But then there is Steve Novak and his Novak Automotive Co. shop.

With a smudge of grease on his face last week, Novak seemed to pick $50 out of the air as a fair price to satisfy a customer on a small repair job.

Then he was ready to show off photographs — of the damage to his shop in the flood of 2008; of him repairing cars out in the lot by day; of him mucking out and renovating the shop by night. The high-water mark is memorialized with a sign, at 12 feet.

In the end, what a flood couldn’t do, a casino can.

Novak has agreed to sell his property to casino investors if they obtain a state license, and he predicted the commission will back Cedar Rapids’ request.

“I think it’s a go. I really do,” Novak said.

Sufficiently confident is he of the commission vote that he said he plans to get his dad, Jim, now 86, in the shop for a few last photos.

“I would have liked to have retired here,” he said. “But I guess I have to move on. It’s a good thing for the city. People are counting on the casino. It will help business in this neighborhood and in the city.”


Location: Cedar River riverfront at First Street between First and Second avenues SW across from downtown Cedar Rapids.
Projected cost: $174 million, which includes a $28 million parking ramp with skywalk connection across First Avenue W.
Owners: Cedar Rapids Development Group LLC, a group of about 175 investors led by Cedar Rapids businessmen Steve Gray and Drew Skogman. Shareholders also include Peninsula Pacific Cedar Rapids LLC, which includes three former executives of Dubuque-based Peninsula Gaming LLC — Brent Stevens, Natalie Schramm and Jonathan Swain. Peninsula owned and operated the Diamond Jo Dubuque and Diamond Jo Worth County casinos and three out-of-state gaming venues before selling them in 2012.
Managers: The former Peninsula Gaming executives have helped design and will manage Cedar Crossing Casino as an entity called JNB Gaming LLC.
State license-holder: The not-for-profit Linn County Gaming Association. Its five board members are Keith Rippy, Leah Rodenberg, Linda Seger, Justin Shields and Brent Oleson.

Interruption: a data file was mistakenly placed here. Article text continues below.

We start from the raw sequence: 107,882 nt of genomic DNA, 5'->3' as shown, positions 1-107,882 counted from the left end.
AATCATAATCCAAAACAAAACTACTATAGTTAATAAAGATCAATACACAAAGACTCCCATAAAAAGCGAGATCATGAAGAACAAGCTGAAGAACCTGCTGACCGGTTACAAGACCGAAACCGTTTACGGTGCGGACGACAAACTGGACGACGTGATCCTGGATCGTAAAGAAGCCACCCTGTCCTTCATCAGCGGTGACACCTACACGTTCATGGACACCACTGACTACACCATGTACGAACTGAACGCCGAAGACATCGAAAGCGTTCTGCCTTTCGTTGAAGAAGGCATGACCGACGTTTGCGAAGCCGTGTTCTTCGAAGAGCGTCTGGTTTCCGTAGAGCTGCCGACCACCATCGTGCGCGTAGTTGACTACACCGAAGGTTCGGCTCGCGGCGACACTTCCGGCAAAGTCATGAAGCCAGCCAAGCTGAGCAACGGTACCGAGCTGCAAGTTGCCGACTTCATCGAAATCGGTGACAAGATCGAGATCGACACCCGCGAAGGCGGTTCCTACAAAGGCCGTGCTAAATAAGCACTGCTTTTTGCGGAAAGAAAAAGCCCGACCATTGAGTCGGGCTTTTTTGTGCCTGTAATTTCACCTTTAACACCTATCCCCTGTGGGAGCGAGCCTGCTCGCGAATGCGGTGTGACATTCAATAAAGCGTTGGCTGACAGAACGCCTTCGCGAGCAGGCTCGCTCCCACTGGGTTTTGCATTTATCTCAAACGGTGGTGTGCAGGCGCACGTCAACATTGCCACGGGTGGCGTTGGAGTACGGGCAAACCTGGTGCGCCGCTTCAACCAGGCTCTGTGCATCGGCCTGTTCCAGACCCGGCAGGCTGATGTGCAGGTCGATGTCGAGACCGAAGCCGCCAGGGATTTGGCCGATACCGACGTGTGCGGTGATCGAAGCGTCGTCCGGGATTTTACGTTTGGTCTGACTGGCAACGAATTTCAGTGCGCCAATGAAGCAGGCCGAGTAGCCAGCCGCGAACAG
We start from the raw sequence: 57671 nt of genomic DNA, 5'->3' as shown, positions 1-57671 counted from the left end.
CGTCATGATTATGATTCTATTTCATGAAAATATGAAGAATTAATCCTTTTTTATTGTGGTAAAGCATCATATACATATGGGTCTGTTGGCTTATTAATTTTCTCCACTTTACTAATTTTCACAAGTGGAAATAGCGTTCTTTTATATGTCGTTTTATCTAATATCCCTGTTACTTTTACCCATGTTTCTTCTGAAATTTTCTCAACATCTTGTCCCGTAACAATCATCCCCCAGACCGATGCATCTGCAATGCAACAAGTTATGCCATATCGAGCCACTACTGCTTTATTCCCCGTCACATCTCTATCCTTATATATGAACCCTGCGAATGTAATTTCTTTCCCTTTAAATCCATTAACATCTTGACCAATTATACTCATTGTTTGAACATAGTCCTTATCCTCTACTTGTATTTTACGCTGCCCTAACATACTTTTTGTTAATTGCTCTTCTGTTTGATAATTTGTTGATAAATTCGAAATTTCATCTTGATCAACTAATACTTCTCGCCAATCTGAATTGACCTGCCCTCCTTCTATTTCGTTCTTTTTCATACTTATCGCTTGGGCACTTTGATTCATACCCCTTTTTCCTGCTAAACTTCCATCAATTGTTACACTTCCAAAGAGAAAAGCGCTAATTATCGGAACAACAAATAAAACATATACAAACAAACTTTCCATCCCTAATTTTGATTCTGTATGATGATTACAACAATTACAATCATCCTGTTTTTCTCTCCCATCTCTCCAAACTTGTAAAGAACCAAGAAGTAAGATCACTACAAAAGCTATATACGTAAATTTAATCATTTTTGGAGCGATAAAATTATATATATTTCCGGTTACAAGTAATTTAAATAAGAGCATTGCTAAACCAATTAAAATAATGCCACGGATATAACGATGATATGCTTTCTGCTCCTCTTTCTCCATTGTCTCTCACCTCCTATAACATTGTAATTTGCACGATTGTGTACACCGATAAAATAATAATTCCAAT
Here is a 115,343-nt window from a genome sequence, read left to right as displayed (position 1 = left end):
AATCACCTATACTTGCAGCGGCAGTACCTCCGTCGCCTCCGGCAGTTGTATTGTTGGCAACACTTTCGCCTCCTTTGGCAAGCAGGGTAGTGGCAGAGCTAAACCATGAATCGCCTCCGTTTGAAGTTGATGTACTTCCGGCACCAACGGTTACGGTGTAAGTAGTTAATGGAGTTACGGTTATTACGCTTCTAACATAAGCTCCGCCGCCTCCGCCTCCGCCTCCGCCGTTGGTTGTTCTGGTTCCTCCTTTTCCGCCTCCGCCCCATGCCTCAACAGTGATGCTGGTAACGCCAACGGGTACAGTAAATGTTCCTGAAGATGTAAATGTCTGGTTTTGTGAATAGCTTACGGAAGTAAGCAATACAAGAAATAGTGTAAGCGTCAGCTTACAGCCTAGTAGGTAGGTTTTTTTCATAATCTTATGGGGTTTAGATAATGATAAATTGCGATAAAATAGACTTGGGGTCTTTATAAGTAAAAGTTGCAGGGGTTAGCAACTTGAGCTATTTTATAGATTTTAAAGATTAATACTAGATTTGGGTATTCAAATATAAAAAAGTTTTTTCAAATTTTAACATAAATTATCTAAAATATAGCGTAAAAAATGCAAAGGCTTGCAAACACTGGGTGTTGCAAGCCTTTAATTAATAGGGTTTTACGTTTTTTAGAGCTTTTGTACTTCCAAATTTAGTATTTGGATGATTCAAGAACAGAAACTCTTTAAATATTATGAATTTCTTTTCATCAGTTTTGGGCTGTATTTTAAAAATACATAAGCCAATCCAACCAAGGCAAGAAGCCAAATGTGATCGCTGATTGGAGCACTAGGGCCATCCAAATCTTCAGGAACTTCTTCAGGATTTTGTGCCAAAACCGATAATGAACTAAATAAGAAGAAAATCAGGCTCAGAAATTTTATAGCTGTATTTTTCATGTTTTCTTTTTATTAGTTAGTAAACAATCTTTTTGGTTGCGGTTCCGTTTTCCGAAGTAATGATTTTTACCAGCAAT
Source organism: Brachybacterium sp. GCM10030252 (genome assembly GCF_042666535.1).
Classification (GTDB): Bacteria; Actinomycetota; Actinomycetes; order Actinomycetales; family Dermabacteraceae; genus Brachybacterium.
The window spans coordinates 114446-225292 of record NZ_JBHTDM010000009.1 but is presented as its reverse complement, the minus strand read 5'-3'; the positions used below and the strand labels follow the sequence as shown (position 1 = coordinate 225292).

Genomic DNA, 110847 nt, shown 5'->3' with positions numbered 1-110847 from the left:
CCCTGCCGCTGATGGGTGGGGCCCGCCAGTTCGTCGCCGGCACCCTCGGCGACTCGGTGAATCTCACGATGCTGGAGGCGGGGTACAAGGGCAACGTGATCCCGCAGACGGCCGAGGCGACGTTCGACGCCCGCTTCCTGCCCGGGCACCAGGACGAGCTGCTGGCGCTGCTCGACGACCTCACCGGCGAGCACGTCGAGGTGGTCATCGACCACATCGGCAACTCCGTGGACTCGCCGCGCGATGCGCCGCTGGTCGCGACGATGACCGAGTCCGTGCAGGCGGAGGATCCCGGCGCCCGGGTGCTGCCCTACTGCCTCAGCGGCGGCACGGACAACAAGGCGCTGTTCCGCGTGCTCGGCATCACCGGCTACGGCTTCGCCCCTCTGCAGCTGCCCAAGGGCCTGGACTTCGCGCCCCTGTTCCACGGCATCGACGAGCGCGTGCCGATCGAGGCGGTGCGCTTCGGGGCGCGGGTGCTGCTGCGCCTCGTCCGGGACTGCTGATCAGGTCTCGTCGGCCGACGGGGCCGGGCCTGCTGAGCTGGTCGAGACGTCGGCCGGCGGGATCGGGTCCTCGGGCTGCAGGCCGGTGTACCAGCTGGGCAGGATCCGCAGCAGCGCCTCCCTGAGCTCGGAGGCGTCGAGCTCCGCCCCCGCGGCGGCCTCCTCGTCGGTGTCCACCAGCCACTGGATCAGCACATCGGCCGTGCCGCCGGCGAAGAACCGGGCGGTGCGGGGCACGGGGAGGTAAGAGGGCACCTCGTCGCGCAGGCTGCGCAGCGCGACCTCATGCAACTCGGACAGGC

Investor agreement with the Gaming Association: The casino will pay 3 percent of adjusted gross receipts to the not-for-profit for the first 10 years, about $2.4 million a year at the start. The percentage increases after 10 years based on casino revenue.
Development agreement with Cedar Rapids: City property tax revenue generated from the investment in the casino will be used over
20 years to pay off the construction cost of the $28 million, three-story, 1,000-space parking ramp. The casino also will pay the city a one-time $1 million and 1 percent of adjusted gross gaming revenue, about $800,000 a year to start, for 50 years. The city agrees to spend up to $2 million in infrastructure improvements on the site.
Land purchase: Most of the land at the site of the casino and parking ramp from A Avenue NW to Second Avenue SW and from First to Third streets SW is owned by the city. The city acquired it in its flood recovery buyout of flood-damaged property.
Three parcels on the casino site were owned privately. The casino has purchased two of them, for a combined total of $2.05 million, according the City Assessor’s Office website. The casino has an option to buy the third property if it secures a gaming license.
Jobs: 470 new jobs, which is the equivalent of 350 full-time jobs. Payroll of $13.6 million a year.
Casino space: Three floors with a first floor of parking. Thirty table games, 840 slot machines, 400-person banquet and meeting room and three restaurants: Sinclair’s Steak House, Pickle Works Delicatessen and Kingston Market Buffet.
Planned opening date: July 4, 2015.